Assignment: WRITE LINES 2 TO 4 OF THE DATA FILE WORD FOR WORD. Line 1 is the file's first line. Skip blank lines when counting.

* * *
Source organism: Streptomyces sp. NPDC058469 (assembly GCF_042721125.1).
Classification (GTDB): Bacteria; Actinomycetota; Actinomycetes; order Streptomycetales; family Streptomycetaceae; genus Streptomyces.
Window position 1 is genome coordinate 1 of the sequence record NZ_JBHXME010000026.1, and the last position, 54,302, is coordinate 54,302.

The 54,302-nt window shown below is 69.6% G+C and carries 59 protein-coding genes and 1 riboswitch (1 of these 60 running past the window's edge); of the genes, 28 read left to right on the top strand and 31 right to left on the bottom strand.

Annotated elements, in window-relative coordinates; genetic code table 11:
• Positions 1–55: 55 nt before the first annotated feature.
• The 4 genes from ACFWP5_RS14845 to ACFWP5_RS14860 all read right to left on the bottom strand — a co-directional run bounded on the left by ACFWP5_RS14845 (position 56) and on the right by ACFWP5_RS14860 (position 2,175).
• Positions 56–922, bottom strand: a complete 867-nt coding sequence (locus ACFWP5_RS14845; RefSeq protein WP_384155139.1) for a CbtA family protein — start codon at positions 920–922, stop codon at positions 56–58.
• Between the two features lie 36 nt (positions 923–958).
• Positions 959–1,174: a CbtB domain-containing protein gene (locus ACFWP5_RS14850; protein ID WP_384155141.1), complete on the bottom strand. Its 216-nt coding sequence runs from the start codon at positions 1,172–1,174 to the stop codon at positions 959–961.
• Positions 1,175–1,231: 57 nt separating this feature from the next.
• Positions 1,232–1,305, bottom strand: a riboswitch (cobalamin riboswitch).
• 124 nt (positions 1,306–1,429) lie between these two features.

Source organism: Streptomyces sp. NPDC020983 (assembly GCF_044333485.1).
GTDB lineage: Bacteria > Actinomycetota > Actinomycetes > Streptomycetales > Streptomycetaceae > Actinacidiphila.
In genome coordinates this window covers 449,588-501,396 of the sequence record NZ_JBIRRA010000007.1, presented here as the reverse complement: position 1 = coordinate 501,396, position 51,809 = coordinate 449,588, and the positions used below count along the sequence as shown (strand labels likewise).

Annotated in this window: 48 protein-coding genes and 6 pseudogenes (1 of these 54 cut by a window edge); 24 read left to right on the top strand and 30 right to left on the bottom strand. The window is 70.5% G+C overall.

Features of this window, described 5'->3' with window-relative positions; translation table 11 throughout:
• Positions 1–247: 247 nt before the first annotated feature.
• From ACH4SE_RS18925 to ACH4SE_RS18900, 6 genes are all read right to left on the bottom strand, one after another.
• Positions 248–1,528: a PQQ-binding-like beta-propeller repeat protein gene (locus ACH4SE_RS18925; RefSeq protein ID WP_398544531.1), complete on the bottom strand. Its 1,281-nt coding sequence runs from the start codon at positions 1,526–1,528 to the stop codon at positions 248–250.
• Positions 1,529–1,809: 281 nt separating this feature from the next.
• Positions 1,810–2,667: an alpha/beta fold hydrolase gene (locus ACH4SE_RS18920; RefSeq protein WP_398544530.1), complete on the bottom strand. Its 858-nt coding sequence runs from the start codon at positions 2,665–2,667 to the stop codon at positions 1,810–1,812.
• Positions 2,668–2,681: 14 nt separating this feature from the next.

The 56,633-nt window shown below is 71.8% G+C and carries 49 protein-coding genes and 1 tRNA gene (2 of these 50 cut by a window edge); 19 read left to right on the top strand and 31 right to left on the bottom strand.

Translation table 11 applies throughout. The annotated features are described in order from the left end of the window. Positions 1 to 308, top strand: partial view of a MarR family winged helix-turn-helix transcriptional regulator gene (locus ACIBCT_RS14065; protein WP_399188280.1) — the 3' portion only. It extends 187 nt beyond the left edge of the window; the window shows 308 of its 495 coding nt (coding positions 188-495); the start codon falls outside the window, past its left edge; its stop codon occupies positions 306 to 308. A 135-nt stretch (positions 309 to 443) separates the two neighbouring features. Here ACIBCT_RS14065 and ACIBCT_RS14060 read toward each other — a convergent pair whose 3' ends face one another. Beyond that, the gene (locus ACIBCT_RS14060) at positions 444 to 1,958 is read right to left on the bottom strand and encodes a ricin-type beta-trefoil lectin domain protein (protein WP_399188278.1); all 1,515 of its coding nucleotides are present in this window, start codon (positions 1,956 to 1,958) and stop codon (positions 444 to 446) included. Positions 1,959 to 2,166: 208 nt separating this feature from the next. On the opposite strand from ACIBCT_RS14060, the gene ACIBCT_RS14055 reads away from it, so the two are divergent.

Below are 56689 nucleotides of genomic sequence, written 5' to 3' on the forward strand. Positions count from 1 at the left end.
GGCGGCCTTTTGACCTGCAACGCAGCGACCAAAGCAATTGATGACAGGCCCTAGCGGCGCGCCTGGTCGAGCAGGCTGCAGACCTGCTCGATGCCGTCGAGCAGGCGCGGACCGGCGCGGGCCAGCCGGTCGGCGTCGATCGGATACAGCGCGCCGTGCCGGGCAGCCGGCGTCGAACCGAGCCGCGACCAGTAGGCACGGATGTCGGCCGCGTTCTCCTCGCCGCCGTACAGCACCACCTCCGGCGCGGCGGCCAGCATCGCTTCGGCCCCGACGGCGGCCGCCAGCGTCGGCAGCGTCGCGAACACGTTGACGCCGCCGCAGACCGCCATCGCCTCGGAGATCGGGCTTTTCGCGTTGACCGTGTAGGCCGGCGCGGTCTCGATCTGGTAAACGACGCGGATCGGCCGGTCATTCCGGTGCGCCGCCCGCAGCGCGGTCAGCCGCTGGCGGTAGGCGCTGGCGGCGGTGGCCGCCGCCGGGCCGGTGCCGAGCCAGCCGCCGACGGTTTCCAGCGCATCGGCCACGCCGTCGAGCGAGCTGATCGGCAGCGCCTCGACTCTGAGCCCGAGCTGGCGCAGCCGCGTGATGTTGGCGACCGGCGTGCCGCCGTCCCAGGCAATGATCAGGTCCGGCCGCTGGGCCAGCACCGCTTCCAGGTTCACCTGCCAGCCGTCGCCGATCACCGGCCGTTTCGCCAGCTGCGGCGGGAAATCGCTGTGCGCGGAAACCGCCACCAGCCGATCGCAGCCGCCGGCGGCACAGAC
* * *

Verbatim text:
Classification (GTDB): Bacteria; Actinomycetota; Actinomycetes; order Streptomycetales; family Streptomycetaceae; genus Streptomyces.
Window position 1 is genome coordinate 1 of the sequence record NZ_JBHXME010000026.1, and the last position, 54,302, is coordinate 54,302.

The 54,302-nt window shown below is 69.6% G+C and carries 59 protein-coding genes and 1 riboswitch (1 of these 60 running past the window's edge); of the genes, 28 read left to right on the top strand and 31 right to left on the bottom strand.